I often hear people complaining about traditional publishers ebook pricing. They had a huge fight over pricing and eventually settled. In the end, the traditional publishers received the rights to do something called “agency pricing” where they get to set the price of their ebooks.
Immediately, the ebook prices shot up. A hardback book comes out priced at $12.00 and the ebook version is priced at $13.00. This has the writer community up in arms with all sorts of accusations of nefarious dealings, ignorance or just downright spite. I wanted to clear up something that most folks just don’t think about.
Print publishers are not fools; they are not evil sociopaths who care for nothing but wringing the last penny out of their customers. They are scrambling to save their jobs. One thing everyone forgets, is their (print publishers) primary concern is protecting their existing asset base. They have a huge investment in printed book manufacturing that they can’t just let sit idle because they switched to ebooks. They have to print books to cover the cost of those factories (even though the margins are low).
Transitioning a company manufacturing base is quite a challenge. I was consulting to the world’s largest manufacturer of VHS video cassettes. They saw DVD coming and needed to find a use for billions of dollars’ worth of web coaters (the machines that made the tape). They KNEW the market was going to disappear, but scrapping those factories and cutting a workforce of tens of thousands of people would have been a disaster.
Fortunately, there was an answer. The coaters were switched over to produce Lithium Polymer batteries, a technology on the rise. Factory saved, workers jobs saved and business saved.
The print manufacturers face the same problem. They can’t simply shut down the print factories and switch over. Running them at lower capacity may even be enough to kill the profit. You can’t simply dial back a knob and slow manufacturing down. They plants are designed to be efficient at a certain capacity. Slow them down and all sorts of economics fall apart.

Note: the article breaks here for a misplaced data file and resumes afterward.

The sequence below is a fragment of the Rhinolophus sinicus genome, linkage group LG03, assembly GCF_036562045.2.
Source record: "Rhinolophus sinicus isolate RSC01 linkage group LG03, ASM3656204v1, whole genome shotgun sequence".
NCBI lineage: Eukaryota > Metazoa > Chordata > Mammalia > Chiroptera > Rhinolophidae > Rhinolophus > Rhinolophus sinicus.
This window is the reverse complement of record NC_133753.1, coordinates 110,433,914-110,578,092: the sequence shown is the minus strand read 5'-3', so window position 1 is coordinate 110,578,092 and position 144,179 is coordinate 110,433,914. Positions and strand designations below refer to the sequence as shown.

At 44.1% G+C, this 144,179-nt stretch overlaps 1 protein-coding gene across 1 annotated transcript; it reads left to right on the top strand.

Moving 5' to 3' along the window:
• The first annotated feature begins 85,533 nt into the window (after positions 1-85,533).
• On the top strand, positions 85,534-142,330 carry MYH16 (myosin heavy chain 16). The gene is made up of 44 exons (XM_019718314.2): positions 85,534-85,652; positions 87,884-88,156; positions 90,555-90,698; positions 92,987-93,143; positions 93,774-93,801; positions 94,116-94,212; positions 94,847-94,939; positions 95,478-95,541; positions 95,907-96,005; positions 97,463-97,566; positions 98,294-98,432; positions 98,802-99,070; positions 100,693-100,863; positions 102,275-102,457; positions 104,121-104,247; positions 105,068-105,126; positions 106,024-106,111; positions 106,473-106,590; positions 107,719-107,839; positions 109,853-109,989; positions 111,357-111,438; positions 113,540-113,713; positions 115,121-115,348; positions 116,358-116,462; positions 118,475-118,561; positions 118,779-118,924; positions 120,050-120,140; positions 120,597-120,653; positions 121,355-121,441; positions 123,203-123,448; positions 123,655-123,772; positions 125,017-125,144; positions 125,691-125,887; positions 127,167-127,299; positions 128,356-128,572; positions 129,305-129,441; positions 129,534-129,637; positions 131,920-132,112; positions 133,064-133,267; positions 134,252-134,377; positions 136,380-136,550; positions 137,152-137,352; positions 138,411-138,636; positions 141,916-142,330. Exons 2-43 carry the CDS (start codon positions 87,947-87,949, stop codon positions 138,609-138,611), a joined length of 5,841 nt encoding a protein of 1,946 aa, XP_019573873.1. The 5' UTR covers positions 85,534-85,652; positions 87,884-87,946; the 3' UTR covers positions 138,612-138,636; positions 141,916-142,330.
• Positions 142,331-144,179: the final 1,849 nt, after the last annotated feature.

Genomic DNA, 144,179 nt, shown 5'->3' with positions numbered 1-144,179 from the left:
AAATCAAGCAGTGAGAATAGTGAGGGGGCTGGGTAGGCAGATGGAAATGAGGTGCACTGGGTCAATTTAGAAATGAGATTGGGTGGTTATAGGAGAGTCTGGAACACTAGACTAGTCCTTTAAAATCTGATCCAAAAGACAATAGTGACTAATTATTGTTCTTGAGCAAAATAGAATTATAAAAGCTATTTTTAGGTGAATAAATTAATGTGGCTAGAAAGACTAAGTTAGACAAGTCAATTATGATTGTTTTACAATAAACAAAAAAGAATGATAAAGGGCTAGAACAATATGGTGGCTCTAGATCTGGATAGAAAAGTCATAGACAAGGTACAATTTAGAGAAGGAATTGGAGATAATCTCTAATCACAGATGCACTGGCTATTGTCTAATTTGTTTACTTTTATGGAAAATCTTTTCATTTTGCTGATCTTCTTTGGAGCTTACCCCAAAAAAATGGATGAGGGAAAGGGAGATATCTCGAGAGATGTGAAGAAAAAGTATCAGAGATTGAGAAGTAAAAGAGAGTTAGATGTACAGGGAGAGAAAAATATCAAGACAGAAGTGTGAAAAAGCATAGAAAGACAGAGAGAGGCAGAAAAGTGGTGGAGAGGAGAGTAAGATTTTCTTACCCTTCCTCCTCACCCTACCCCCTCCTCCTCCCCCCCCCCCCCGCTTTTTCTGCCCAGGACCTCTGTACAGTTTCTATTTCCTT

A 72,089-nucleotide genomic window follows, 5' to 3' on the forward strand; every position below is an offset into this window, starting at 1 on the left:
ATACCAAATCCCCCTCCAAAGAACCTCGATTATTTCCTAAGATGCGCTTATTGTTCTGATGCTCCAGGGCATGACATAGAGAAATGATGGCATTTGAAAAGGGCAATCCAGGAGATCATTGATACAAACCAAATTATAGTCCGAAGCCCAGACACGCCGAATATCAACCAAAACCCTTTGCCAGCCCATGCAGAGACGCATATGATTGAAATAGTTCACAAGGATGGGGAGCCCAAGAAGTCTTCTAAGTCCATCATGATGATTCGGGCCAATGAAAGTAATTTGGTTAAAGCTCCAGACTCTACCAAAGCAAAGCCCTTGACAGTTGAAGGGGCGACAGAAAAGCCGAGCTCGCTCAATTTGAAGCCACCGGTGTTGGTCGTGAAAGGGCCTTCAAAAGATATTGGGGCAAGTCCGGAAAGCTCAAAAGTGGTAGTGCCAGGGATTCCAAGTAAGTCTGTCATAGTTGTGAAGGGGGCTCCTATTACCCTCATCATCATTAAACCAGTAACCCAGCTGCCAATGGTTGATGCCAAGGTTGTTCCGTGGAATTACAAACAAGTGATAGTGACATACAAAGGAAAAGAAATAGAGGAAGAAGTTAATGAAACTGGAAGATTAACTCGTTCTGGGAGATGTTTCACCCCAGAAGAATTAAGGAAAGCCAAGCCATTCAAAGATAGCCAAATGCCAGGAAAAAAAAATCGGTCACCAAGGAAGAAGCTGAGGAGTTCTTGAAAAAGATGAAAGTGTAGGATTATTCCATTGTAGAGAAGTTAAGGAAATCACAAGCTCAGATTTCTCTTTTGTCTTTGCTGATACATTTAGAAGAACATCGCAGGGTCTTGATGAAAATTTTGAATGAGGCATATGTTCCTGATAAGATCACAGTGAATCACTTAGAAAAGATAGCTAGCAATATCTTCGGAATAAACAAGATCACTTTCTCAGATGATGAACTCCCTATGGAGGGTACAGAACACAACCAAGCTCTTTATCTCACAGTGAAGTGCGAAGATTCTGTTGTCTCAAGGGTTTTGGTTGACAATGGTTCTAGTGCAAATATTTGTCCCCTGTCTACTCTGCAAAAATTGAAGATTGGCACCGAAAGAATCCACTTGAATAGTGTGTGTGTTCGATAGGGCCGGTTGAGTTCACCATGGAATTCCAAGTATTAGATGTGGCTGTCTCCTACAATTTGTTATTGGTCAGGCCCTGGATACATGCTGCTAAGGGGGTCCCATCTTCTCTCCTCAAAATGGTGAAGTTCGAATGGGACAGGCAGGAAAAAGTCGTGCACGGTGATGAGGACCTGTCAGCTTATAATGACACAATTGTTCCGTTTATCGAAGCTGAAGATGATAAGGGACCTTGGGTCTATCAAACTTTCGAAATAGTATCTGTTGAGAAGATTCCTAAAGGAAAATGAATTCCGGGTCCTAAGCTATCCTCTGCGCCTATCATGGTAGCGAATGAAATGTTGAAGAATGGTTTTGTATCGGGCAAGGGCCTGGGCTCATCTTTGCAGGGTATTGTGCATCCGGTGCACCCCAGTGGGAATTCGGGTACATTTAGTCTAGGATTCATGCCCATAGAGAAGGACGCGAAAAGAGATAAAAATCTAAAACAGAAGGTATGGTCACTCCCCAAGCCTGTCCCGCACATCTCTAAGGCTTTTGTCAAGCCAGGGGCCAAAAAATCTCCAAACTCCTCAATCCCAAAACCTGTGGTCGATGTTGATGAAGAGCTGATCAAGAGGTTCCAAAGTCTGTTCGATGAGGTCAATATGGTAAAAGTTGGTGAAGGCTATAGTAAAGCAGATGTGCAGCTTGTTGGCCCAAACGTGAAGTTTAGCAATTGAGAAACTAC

Thinking the print manufacturers are doing this because they are ignorant is missing the point. They are acting in their best interest. They have priced ebooks to such a high level that they can drive readers to buy the print books. That’s the strategy, and they will keep doing it until they can find an alternative. I am certain they have a lot of smart people running spread-sheet models that tell them this is the optimal strategy for the moment.
There is no nefarious or sinister motive, only a panicked scramble to salvage a business that is on the down-swing because of a technological innovation that threatens it. This is something not uncommon. Surviving one of these transitions is tough. I’m sure that a lot of folks working for these guys are agonizing over how to make the transition. Once they do, they will probably drop the price of ebooks to take advantage of demand elasticity and get their volumes up, but not until that move won’t idle their huge print factories.
One of the start-up companies I was with faces just such a shift in the market. I was with a new division they had just started and fresh out of the Navy. The company had succeeded but faced a change in the market. The original business was thriving, but the leadership saw the writing on the wall. They had started the division I was with as their bet to save the company when ultimately their original business faded. They were successful, saved the business and a lot of jobs. They were written up as a successful business case for students at Harvard to study. They were one of the rare ones who survived when the market changed. The print publishers face no greater challenges.
So be sureI won’t buy an eBook priced at $12.00 when the print book is $11.00. Unfortunately for me, my eyesight is failing and I have no alternative but to buy the ebook. I simply can’t read the print books because of size, and not many books come out in large print.